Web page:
Movie audiences knew Anthony LaPaglia as the funny, courtly Mafioso in Betsy's Wedding (1990) or the menacing mobster Barry "the Blade" Muldano in The Client (1994). TV audiences knew him as an intense L.A. lawyer in Murder One (1996-7) or as Simon Moon in Frasier. And theater audiences knew him as troubled Brooklyn dockworker Eddie Carbone in an acclaimed revival of Arthur Miller's A View from the Bridge, for which he won a Tony Award in 1998.
From now on, he will be known for Lantana.
"It's one of those movies that actors and particularly filmmakers really seem to like," LaPaglia says. "It represents a kind of filmmaking that's quite rare now. It's about something, it's intelligent and it doesn't insult the audience."
The chance to appear in this audacious psychological drama brought the actor, who just turned 43, back to his native Australia. (He moved to New York roughly 20 years ago, after Sydney's National Institute of Dramatic Art rejected him.) And the Down Under film scene re-invigorated him.
"One thing that impresses me about Australian filmmaking is that they haven't figured out that it's a business yet," he says. "The directors are still in charge: there's not some studio dink telling them how to cast it or shoot it or tell the story. It makes a big difference when you let talented people make the decisions you hired them to make, because they will make decisions based on the content, not the money."
In the case of Lantana, creative autonomy paid off, with seven Australian Film Institute awards, five Australian Independent Film awards, and the best reception at the box-office for any Australian movie last year. It has become a rallying-point for other moviemakers. In interviews for his own movie Last Orders (a British production due out here this spring), director Fred Schepisi, one of the Grand Masters of Australian film, couldn't help asking, "Have you seen Lantana? Isn't it wonderful the way it twists around in ways you wouldn't expect?"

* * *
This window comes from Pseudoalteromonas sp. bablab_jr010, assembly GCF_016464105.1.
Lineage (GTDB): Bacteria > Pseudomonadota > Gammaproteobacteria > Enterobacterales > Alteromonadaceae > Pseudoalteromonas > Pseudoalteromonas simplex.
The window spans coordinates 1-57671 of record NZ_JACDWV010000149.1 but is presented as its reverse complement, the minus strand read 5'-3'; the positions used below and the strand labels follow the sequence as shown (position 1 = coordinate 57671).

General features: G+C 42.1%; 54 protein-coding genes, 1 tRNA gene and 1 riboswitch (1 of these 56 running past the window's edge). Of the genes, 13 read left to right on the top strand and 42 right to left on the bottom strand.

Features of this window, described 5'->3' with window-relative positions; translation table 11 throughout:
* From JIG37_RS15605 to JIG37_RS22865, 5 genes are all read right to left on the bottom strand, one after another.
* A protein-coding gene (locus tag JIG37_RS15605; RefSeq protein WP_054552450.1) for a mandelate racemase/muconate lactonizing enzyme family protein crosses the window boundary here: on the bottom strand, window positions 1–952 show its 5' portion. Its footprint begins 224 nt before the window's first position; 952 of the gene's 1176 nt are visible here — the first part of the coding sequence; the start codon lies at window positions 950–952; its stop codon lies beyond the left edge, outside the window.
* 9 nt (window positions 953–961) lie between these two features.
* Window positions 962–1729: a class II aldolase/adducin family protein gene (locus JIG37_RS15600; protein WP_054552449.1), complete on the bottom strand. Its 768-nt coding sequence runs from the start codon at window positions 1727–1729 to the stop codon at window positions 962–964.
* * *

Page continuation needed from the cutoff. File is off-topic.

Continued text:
'An intricate pattern'
The movie is an improbable wonder, and LaPaglia is the Krazy Glue holding it all together. He plays Sydney police detective Leon Zat, a man who's lost his vital spark. He treads like a zombie through the home he shares with two sons and his sharp, lovely wife (Kerry Armstrong); he only to some extent vents his frustrations on the job. The search for a missing person who may have been murdered requires Leon to assess a welter of relationships. They include his own affair with a separated woman (Rachael Blake), and the troubled marriage of a psychotherapist (Barbara Hershey) and an academic (Geoffrey Rush), whose 11-year-old daughter was murdered two years before.
Adapted by Andrew Bovell from his own play, Speaking in Tongues, this movie is a virtuoso ensemble piece, with a dozen characters who impinge on the main action and make up a cross section of the contemporary middle class and its discontented. The director, Ray Lawrence, only has one previous feature credit -- the 1985 surreal satire Bliss -- but is a renowned maker of TV commercials.